Today is only Day Two in what will likely be a lengthy set of legal proceedings for the Dodgers, but it’s a pretty big day. Why? It’s the day of the initial hearing in the bankruptcy case and it’s the day on which the judge could very well decide if Frank McCourt is going to be able to continue to run the Dodgers while they’re in Chapter 11.
As we mentioned yesterday, Frank McCourt has secured a loan — a terrible one, but a loan nonetheless — of $150 million to keep the team operating during bankruptcy. That has to be approved by the judge, however, and according to multiple reports out there, Major League Baseball is expected to offer an alternative financing solution. One that, one presumes, will not cost the Dodgers 10% a year in interest with a $4.5 million nuisance fee like McCourt’s plan. At the same time, baseball’s plan will likely come with the proviso that McCourt be kicked to the curb and the team be sold to the highest bidder.
The devil is in the details and we don’t know any details to MLB’s alternative financing plan so, no, it’s not certain that the judge would prefer baseball’s plan to McCourt’s. But he could. If he does, it will likely mark the beginning of the end for him. If he lets Frank take his $150 million loan, it will likely be a much longer road ahead. At least for those of us who want to see Frank McCourt removed from power.
Not a surprise, but a news item on a slow news day is a news item on a slow news day: Diamondbacks manager Torey Lovullo has named Zack Greinke as the club’s Opening Day starter.
Greinke’s first season with the Diamondbacks is not exactly what the club hoped for when he signed a six-year, $206.5 million deal in December of 2015. He dealt with oblique and shoulder issues while struggling to a 4.37 ERA over 26 starts. Greinke hasn’t pitched yet this spring, but will make his spring debut on Friday. He and the club are obviously hoping for a quiet March and a strong beginning to the season.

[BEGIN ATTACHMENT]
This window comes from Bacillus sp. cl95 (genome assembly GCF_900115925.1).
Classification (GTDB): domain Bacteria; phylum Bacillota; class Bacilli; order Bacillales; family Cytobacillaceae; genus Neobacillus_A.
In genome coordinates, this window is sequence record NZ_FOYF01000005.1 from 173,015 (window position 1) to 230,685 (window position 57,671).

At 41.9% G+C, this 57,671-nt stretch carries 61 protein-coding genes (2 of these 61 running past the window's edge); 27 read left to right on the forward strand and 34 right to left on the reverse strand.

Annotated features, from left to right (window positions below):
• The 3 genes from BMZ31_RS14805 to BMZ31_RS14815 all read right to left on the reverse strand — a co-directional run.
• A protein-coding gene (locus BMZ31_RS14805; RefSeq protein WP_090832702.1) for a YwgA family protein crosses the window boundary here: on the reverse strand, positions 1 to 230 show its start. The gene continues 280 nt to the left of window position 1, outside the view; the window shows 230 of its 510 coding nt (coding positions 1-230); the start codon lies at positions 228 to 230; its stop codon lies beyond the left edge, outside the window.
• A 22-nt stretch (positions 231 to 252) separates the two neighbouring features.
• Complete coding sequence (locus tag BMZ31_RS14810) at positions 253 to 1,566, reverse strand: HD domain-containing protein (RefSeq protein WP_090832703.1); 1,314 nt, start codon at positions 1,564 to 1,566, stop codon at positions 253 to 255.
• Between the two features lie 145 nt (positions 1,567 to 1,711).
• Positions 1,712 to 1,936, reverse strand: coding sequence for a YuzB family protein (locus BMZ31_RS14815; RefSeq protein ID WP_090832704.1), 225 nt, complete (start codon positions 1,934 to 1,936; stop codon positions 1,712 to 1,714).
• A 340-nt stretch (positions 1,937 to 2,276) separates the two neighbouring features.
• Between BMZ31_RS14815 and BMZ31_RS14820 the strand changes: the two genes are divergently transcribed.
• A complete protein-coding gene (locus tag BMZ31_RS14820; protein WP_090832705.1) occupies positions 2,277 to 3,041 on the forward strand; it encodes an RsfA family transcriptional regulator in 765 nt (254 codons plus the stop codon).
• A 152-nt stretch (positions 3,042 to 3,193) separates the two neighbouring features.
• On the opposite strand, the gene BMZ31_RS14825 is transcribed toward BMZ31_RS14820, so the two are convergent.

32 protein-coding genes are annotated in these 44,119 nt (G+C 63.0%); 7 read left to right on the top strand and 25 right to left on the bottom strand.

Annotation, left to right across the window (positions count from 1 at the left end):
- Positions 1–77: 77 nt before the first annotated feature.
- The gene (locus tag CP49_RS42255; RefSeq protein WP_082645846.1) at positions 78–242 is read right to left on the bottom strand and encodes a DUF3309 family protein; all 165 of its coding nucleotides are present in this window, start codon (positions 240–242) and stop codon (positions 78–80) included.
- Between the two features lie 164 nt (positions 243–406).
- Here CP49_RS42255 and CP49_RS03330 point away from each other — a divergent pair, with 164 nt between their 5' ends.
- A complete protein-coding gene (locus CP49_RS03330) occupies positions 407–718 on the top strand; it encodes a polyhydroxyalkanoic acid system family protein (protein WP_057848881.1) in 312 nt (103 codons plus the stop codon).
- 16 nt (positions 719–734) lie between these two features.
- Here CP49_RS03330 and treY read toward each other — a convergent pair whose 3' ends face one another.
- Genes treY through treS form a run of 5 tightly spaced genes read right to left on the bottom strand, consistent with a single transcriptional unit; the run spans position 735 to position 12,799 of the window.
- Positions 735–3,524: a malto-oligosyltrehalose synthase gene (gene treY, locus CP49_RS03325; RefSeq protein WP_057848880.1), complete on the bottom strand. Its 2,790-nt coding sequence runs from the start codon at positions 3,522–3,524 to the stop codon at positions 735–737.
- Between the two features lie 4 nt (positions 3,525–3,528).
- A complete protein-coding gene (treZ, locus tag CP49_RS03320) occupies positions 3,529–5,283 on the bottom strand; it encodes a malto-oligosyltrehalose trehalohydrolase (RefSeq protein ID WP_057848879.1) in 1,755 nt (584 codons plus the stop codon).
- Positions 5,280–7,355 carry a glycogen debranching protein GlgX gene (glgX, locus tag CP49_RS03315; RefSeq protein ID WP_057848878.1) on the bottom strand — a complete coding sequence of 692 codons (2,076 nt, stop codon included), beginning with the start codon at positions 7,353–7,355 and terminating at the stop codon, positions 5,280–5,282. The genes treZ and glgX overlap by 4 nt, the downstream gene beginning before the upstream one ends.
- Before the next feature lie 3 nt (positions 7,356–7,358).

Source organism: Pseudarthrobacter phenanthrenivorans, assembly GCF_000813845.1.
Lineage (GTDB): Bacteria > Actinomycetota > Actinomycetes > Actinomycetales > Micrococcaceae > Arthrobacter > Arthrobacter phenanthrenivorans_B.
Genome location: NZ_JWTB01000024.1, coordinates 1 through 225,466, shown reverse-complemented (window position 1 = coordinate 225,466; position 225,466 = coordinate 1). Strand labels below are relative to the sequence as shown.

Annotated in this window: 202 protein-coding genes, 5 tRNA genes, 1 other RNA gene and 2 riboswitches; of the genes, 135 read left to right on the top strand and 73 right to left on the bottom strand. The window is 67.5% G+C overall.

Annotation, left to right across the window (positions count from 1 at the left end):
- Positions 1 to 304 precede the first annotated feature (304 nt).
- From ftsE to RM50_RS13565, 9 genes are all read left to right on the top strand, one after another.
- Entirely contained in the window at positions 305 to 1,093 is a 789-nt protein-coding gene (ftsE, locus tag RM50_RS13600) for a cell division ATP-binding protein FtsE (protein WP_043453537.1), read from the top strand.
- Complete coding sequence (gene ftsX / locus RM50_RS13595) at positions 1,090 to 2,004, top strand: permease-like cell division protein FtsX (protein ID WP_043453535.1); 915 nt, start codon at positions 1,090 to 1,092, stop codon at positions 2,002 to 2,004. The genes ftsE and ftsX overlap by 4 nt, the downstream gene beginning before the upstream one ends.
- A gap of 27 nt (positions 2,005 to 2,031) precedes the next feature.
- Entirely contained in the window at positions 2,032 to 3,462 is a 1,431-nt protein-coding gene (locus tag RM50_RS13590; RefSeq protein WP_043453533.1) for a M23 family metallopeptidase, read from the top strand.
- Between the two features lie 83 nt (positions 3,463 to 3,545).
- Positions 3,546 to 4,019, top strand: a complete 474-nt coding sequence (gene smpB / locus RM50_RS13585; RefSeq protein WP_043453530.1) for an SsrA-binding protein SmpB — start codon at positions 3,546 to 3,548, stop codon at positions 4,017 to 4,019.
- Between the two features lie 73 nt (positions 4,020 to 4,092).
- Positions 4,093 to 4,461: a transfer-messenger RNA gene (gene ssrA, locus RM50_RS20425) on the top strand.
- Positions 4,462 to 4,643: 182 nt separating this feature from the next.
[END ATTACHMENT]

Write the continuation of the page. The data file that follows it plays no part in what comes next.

Either for its own sake or to increase the trade value of a player who was acquired by the previous front office regime.
A new website has launched. It’s called “La Vida Baseball,” and it’s all about celebrating the past, present and future of Latino baseball from a Latino perspective.
The site, produced in partnership with the Hall of Fame, has four general areas of focus:
- Who’s Now: Focusing on current Latino players;
- Who’s Next: Focusing on top prospects here, in the Caribbean and in Central and South America;
- Our Life: Off-the-Field stuff, including player’s lives, lifestyles and hobbies; and
- Our Legends: Focusing on Latino baseball history, Hall of Famers and overlooked players.
As the site has just launched there aren’t yet a ton of stories up there, but there is one about Roberto Clemente, another about Felix Hernandez and some other stuff.
The site is much-needed. Baseball reporters for American outlets are overwhelmingly white, non-Spanish speakers. Reporters, who, generally, gravitate to the players who are the most like they are. Which is understandable on some level. When you’re writing stories about people you need to be able to communicate with them and relate to them on more than a mere perfunctory level. As such, no matter how good the intentions of baseball media, we tend to see the clubhouse and the culture of baseball from a distinctly American perspective. And we tend to paint Latino players with a broad, broad brush.
La Vida Baseball will, hopefully, remedy all of that and will, hopefully, give us a fresh and insightful depiction Latino players and their culture.